The legend of Mariano Fortuny still lives today among the fascinating secrets of the fabrics he invented, famous for being the most mysterious and refined in the world.
Born in Spain in 1871 into a family of artists, his curious and multitalented genius led him to undertake various arts and crafts: he was an engraver, sculptor, scenographer, photographer, designer, painter, and successful inventor. His immense talent is easily captured in the extreme modernity of his creations, pursued by his love for performing and visual arts. He revolutionized the theater scene, by inventing the dome lighting system adopted by Teatro alla Scala in Milan in 1921; the interior design world, through his iconic fabrics; lighting, through his invention of the dimmer switch, theories on indirect light and his lamps, and, above all, the textile and fashion art.
In 1889 Fortuny moved to Venice, and was joined in 1902 by Henriette, his beloved, lifetime muse. Together, they transformed their home into an “artists’ salon”, whilst taking an increasing interest in the creations of fabrics. In 1906 they invented the original Fortuny Pleating, followed in 1907 by the legendary Delphos dress. Inspired by ancient Greece, it became the favorite among the divas of that time: from Eleonora Duse to Marchesa Casati, from Isadora Duncan to Peggy Guggenheim.
The modern and revolutionary Fortuny fabrics became famous all over the world: Marcel Proust mentioned them in his masterpiece “In Search of Lost Time” and his friend Gabriele D’Annunzio called the artist “the alchemist dyer” in his works. Fortuny, in fact, invented special techniques for printing color and metallic inks on fabrics that could achieve the effect of either brocade, velvet, or tapestries, whilst retaining features of extraordinary lightness and durability.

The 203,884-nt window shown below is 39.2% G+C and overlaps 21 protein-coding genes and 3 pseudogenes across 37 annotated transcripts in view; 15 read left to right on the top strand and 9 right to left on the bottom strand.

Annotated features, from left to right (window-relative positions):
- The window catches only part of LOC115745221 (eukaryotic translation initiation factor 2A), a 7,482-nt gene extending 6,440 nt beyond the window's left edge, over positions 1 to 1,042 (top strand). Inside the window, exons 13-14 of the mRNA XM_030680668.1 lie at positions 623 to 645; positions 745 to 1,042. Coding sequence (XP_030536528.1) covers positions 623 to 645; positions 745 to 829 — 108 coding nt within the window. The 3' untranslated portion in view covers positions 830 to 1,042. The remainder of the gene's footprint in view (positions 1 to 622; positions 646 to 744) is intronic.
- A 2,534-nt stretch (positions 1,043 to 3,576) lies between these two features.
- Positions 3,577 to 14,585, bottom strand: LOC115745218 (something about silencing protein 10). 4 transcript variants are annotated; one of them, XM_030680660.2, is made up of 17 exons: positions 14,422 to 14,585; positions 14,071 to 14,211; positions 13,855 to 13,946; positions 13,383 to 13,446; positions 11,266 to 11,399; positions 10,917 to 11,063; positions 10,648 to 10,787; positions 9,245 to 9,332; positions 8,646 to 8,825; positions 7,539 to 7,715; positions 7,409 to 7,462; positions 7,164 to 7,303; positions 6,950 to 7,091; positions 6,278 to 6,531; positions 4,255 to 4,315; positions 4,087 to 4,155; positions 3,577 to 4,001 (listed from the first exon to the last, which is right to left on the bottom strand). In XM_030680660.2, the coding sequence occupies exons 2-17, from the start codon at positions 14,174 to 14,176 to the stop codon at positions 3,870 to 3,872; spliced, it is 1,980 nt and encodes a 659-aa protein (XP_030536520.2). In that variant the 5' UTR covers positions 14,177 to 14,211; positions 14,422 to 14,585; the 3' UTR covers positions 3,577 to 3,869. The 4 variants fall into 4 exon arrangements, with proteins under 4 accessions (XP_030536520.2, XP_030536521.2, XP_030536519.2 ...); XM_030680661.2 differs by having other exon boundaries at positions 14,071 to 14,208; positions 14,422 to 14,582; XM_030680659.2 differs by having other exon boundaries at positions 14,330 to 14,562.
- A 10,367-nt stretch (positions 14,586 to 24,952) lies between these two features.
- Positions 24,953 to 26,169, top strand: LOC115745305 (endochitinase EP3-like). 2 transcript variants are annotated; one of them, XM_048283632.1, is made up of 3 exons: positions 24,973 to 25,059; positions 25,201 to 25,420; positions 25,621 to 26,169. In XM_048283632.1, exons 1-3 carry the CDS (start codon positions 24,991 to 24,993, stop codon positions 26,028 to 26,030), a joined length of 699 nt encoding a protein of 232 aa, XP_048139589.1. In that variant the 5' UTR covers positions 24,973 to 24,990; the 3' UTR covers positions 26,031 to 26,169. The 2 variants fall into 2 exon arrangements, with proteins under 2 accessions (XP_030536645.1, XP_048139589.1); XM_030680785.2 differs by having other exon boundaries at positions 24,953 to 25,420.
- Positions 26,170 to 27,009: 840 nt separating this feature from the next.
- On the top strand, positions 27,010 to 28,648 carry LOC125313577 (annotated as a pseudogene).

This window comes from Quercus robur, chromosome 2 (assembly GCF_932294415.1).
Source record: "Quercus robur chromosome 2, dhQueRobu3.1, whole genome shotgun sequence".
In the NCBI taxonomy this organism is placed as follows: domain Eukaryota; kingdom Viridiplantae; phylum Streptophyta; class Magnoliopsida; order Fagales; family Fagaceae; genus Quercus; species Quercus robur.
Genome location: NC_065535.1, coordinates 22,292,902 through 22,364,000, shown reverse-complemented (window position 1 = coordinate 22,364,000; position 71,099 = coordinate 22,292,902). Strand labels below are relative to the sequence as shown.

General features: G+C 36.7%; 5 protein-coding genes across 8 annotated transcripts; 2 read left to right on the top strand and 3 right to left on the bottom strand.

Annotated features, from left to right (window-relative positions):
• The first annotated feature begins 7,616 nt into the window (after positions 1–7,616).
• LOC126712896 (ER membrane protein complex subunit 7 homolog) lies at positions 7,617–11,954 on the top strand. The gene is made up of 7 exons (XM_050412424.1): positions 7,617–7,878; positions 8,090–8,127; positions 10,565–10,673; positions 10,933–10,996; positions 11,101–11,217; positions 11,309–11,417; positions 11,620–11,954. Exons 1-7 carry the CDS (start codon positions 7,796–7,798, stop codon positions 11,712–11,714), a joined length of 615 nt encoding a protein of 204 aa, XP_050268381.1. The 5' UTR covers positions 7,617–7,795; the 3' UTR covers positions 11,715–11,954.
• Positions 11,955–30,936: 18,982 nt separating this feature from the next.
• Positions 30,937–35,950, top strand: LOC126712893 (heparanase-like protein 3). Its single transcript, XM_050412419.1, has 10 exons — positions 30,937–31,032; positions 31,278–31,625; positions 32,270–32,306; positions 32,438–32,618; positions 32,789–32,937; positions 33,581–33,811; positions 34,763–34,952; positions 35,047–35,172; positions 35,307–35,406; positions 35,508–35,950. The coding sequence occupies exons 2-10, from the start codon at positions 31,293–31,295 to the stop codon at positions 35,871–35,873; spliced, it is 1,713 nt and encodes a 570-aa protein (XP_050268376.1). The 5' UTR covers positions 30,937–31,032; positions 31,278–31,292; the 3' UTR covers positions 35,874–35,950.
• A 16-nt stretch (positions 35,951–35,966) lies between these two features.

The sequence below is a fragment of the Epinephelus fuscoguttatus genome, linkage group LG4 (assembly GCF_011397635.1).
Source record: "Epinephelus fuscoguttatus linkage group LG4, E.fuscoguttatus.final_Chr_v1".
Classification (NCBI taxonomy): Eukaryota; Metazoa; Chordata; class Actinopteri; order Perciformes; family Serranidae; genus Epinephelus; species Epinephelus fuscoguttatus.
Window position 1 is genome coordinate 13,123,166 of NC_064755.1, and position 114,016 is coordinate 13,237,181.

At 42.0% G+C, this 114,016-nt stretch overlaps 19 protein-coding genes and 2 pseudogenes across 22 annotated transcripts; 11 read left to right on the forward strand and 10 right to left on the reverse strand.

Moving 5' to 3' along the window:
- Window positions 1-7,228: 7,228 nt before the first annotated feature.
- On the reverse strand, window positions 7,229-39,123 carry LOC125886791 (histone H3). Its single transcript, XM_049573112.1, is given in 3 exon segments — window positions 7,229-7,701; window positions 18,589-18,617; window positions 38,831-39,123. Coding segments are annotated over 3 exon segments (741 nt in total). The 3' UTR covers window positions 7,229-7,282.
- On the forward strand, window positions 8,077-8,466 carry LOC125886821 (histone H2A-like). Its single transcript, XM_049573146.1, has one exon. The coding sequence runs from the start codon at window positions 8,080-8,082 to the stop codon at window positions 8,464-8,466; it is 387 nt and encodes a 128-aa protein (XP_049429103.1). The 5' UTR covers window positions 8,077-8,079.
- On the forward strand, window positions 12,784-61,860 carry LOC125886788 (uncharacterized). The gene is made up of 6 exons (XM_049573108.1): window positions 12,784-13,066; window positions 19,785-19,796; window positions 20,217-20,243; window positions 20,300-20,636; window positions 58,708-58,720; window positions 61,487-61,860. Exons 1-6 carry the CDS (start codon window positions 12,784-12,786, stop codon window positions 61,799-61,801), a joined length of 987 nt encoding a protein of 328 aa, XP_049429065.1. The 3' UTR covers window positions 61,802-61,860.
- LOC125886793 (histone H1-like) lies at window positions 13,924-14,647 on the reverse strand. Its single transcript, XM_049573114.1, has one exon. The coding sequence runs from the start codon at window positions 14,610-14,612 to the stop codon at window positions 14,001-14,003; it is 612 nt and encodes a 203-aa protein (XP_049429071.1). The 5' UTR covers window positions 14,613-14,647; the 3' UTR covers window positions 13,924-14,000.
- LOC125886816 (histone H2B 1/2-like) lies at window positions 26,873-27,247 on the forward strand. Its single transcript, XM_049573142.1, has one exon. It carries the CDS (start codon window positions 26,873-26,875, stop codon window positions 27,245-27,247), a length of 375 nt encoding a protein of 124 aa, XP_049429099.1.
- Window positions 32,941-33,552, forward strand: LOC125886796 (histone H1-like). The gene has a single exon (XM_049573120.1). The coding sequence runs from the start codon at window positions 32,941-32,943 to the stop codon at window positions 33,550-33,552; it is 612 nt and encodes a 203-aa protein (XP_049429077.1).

Following its growing success, in 1921, Fortuny relocated his textile production to the island of Giudecca, a former convent that was closed during the time of Napoleon. In 1949, after the death of the artist, his wife Henriette encouraged Elsie McNeill Lee, the exclusive distributor of Fortuny’s fabrics in the US, better known as Contessa Gozzi following her marriage to Count Alvise Gozzi, to take over the business, as well as the full artistic heritage of Mariano Fortuny. After his death, according to Henriette’s will, the production of dresses ceased completely; an art that no one has been able to reproduce, despite the numerous imitations.
In the late ’50s, Contessa Gozzi undertook the restoration of the magnificent garden of the Giudecca manufactory, turning it into one of the most beautiful of Venice included in the book “A guide to the gardens of Venice” by Mariagrazia Dammicco, embellishing a few years later by the construction of a scenic swimming pool. In 1988 she named her successor, Maged F. Riad, a trusted confidant, and since 1994, after the Countess’s death, the Riad family has been pursuing the brand’s legacy with faithful dedication.
To enter the world of Mariano Fortuny, first visit his former home-atelier, Palazzo Orfei, now the Fortuny Museum part of the Venetian Musei Civici, and then book a private tour of the historic factory in the Giudecca island. Here you will be able to explore the beautiful garden, recently enriched by the plants that have inspired some of Fortuny’s most famous decorations, such as wisteria and ivy. In the factory store, besides the beautiful fabrics, you can also find fab design items such as the notebooks by Barbieri artistic bindery or the delightful little creatures by NY artist Ann Wood.
Fortuny’s collection of textiles and home accessories are still made today with the exact secret ingredients and techniques that the artist invented, using the same machinery that he personally installed in the historic factory, still one of the most mysterious places in the world. In fact, only the owners of the company and a few employees are allowed in, in order to preserve the well-kept secrets of Fortuny’s printing process. Now as it was then, the company’s motto is “Always beautiful never the same“: every piece of fabric, in fact, is a work of art, unique in terms of color and resemblance, which, like all the truly precious objects, is thought to be handed down from generation to generation.